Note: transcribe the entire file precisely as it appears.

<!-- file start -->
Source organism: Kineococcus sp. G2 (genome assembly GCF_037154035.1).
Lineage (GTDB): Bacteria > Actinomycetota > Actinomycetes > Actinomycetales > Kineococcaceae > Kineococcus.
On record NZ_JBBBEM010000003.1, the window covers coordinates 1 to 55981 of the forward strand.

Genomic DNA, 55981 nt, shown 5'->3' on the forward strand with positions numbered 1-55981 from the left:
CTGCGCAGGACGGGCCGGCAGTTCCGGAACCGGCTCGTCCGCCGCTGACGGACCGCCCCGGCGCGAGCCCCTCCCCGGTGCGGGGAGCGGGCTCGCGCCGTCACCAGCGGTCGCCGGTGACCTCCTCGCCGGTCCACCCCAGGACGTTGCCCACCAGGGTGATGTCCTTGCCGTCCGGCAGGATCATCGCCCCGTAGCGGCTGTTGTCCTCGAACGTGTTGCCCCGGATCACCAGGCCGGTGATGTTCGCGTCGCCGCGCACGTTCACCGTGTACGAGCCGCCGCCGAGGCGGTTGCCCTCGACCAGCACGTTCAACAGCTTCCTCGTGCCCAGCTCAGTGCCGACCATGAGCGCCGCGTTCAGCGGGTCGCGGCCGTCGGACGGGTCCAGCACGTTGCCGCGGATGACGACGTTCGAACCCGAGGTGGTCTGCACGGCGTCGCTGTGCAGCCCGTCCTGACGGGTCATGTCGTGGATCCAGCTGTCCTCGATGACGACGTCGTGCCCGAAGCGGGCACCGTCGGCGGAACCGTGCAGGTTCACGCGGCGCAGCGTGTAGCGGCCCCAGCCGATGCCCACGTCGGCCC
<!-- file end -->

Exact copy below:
Source organism: Kineococcus sp. G2 (genome assembly GCF_037154035.1).
Lineage (GTDB): Bacteria > Actinomycetota > Actinomycetes > Actinomycetales > Kineococcaceae > Kineococcus.
On record NZ_JBBBEM010000003.1, the window covers coordinates 1 to 55981 of the forward strand.

Genomic DNA, 55981 nt, shown 5'->3' on the forward strand with positions numbered 1-55981 from the left:
CTGCGCAGGACGGGCCGGCAGTTCCGGAACCGGCTCGTCCGCCGCTGACGGACCGCCCCGGCGCGAGCCCCTCCCCGGTGCGGGGAGCGGGCTCGCGCCGTCACCAGCGGTCGCCGGTGACCTCCTCGCCGGTCCACCCCAGGACGTTGCCCACCAGGGTGATGTCCTTGCCGTCCGGCAGGATCATCGCCCCGTAGCGGCTGTTGTCCTCGAACGTGTTGCCCCGGATCACCAGGCCGGTGATGTTCGCGTCGCCGCGCACGTTCACCGTGTACGAGCCGCCGCCGAGGCGGTTGCCCTCGACCAGCACGTTCAACAGCTTCCTCGTGCCCAGCTCAGTGCCGACCATGAGCGCCGCGTTCAGCGGGTCGCGGCCGTCGGACGGGTCCAGCACGTTGCCGCGGATGACGACGTTCGAACCCGAGGTGGTCTGCACGGCGTCGCTGTGCAGCCCGTCCTGACGGGTCATGTCGTGGATCCAGCTGTCCTCGATGACGACGTCGTGCCCGAAGCGGGCACCGTCGGCGGAACCGTGCAGGTTCACGCGGCGCAGCGTGTAGCGGCCCCAGCCGATGCCCACGTCGGCCC